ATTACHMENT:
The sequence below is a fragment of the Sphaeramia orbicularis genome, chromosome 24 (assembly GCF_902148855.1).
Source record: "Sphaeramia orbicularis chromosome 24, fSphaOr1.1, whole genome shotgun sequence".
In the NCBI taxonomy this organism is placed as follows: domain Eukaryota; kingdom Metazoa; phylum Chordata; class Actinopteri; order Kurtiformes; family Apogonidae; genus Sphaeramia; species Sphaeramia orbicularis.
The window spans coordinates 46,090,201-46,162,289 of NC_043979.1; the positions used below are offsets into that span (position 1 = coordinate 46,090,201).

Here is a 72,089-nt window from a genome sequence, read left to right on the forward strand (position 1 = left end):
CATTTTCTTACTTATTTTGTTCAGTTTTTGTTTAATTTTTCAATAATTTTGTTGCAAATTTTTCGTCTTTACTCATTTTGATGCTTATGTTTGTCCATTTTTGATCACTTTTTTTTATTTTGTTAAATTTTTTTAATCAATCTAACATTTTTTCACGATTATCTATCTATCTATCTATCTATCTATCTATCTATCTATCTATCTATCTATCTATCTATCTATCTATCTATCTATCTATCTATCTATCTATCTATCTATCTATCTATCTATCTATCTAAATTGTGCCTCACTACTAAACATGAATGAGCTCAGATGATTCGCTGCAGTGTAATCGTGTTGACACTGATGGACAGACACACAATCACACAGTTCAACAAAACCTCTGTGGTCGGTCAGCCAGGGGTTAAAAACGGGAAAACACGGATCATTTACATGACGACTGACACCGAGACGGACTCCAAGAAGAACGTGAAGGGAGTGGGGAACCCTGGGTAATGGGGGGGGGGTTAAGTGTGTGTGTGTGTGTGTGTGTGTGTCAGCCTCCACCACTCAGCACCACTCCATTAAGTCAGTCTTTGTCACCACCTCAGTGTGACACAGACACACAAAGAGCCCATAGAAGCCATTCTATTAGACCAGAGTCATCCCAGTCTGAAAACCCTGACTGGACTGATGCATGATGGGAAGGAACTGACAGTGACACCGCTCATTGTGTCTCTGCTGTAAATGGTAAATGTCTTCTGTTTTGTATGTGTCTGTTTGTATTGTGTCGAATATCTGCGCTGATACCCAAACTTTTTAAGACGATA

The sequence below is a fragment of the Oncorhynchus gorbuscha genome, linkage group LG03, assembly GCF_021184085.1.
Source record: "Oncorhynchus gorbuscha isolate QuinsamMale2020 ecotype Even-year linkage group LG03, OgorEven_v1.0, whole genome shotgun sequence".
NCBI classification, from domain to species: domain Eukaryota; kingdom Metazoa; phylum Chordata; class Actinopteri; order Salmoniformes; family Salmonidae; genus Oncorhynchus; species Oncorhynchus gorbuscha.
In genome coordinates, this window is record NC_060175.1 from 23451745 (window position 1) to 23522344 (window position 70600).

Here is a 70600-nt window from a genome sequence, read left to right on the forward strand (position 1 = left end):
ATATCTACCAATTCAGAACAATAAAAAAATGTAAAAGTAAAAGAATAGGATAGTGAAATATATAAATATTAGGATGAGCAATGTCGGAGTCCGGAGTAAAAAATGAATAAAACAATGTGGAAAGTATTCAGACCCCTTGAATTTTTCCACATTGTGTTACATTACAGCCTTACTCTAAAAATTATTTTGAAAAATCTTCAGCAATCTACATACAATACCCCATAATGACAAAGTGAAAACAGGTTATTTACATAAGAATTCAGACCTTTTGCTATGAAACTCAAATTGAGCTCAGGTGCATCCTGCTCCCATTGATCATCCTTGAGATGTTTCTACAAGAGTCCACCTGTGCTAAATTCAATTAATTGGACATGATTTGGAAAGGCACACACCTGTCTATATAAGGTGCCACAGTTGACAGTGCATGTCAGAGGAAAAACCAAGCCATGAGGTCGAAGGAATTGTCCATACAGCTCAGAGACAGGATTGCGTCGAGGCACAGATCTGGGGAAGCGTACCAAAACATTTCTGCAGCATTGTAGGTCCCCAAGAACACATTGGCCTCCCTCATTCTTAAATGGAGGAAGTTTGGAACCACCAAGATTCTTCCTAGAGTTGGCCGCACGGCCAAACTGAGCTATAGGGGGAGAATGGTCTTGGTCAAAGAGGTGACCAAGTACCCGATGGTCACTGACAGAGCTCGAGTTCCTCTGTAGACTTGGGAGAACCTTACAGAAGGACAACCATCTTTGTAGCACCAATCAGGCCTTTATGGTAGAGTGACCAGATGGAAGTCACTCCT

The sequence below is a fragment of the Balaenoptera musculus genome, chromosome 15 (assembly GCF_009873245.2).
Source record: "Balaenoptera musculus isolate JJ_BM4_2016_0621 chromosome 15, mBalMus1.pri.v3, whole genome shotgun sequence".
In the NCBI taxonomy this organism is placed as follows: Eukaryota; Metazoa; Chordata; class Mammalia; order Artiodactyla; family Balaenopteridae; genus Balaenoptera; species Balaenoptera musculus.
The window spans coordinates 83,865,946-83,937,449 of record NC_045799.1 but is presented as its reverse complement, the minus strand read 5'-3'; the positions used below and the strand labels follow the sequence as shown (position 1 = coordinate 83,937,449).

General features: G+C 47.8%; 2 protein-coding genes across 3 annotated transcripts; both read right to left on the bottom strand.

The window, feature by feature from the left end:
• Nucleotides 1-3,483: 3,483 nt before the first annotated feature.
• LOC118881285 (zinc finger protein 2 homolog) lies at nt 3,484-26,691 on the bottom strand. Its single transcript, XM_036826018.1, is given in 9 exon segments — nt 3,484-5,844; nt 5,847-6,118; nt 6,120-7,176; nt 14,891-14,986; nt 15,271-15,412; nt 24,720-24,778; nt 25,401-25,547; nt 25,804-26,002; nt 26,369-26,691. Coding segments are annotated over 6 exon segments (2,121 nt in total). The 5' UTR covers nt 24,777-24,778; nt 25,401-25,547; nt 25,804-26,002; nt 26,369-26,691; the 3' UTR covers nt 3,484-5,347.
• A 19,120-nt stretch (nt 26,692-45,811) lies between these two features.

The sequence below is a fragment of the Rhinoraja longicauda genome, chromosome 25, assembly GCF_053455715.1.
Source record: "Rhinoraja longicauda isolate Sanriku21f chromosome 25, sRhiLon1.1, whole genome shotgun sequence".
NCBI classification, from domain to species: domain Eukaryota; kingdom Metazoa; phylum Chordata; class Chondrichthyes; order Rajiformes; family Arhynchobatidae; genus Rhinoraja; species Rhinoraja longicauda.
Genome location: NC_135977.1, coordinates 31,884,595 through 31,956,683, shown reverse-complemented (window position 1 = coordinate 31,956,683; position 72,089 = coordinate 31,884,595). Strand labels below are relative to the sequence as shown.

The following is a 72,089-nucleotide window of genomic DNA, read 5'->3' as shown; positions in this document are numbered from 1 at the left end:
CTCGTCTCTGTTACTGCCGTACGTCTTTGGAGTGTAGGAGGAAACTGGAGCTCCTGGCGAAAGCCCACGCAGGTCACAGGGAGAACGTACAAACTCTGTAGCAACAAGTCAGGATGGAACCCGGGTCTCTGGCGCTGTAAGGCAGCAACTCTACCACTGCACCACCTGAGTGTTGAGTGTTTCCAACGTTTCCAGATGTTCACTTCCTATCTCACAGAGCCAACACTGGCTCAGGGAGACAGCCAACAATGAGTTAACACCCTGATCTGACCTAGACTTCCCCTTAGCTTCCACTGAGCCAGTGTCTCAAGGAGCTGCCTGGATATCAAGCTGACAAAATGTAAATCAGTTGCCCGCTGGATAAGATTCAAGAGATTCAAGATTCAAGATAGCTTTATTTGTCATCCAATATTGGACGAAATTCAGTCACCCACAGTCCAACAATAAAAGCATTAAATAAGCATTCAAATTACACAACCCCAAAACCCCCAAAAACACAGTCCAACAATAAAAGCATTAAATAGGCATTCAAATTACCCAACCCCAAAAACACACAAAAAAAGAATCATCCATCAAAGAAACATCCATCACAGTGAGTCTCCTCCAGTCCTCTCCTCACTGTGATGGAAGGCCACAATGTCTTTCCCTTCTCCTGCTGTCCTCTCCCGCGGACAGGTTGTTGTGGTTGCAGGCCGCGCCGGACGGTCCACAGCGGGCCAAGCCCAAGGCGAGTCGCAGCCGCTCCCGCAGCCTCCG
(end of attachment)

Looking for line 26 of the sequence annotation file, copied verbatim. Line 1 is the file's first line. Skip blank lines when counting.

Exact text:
The following is a 72,089-nucleotide window of genomic DNA, read 5'->3' as shown; positions in this document are numbered from 1 at the left end: